The new rules would roll back Obama-era contraception mandates.
A FEDERAL JUDGE HAS granted a request by 13 states and the District of Columbia to temporarily block the Trump administration from putting into effect new rules that would make it easier for employers to deny women no-cost health insurance coverage for contraceptives.Judge Haywood S. Gilliam Jr. of the U.S. District Court in Oakland,California, wrote in his decisionSunday that the administration’s new rules “are nearly identical to” ones previously blocked in 2017.
Contraception is currently covered as a preventive health service under the Obama-era Affordable Care Act, and as such employers are expected to cover the services at no cost. The Trump administration rules would allow employers to opt out of the mandate, citing moral grounds or religious objections.
The administration issued its new policy in November, and the rules were set to take effect Monday. The preliminary injunction, however, bars enforcement of the policy only in the states that sued and does not block the rules nationwide.
“The Court fully recognizes that limiting the scope of this injunction to the Plaintiff States means that women in other states are at risk of losing access to cost-free contraceptives when the Final Rules take effect,” Gilliam wrote.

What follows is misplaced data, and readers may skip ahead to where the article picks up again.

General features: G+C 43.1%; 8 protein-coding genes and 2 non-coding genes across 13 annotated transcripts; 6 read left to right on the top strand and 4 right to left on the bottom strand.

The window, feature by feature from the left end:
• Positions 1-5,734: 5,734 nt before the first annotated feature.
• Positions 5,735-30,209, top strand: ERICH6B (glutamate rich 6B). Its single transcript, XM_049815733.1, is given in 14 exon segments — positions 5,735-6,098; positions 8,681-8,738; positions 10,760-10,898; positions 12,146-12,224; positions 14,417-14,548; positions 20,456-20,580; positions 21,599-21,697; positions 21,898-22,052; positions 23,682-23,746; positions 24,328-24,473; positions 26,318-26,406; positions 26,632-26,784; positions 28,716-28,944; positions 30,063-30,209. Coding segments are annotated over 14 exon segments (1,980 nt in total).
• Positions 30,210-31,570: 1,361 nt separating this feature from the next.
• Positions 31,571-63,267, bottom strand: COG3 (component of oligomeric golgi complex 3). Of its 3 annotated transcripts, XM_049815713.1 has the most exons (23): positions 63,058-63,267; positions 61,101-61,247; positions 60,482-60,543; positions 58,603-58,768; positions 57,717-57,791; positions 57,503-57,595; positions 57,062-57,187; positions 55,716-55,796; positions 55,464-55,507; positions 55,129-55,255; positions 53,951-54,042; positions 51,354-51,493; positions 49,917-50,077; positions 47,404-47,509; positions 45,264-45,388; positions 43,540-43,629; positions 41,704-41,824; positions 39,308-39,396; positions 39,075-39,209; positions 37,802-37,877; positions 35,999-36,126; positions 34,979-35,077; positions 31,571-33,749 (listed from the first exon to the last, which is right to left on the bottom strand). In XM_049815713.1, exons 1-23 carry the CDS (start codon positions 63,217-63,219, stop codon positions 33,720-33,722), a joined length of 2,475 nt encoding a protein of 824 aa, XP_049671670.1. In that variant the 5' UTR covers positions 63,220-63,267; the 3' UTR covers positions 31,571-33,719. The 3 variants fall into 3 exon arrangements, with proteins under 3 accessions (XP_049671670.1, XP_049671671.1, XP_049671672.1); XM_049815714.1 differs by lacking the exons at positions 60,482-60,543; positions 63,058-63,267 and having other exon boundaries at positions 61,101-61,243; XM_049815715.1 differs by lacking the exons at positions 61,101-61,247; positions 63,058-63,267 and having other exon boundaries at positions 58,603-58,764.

California Attorney General Xavier Becerra said in a statement following the decision that he and other attorneys general will “continue to fight to ensure women have access to the reproductive healthcare they are guaranteed under the law.”
“The law couldn’t be clearer – employers have no business interfering in women’s healthcare decisions,” Becerra said. “Today’s court ruling stops another attempt by the Trump Administration to trample on women’s access to basic reproductive care. It’s 2019, yet the Trump Administration is still trying to roll back women’s rights.”
Gilliam’s decision affects California, Connecticut, Delaware, Hawaii, Illinois, Maryland, Minnesota, New York, North Carolina, Rhode Island, Vermont, Virginia, Washington and Washington, D.C.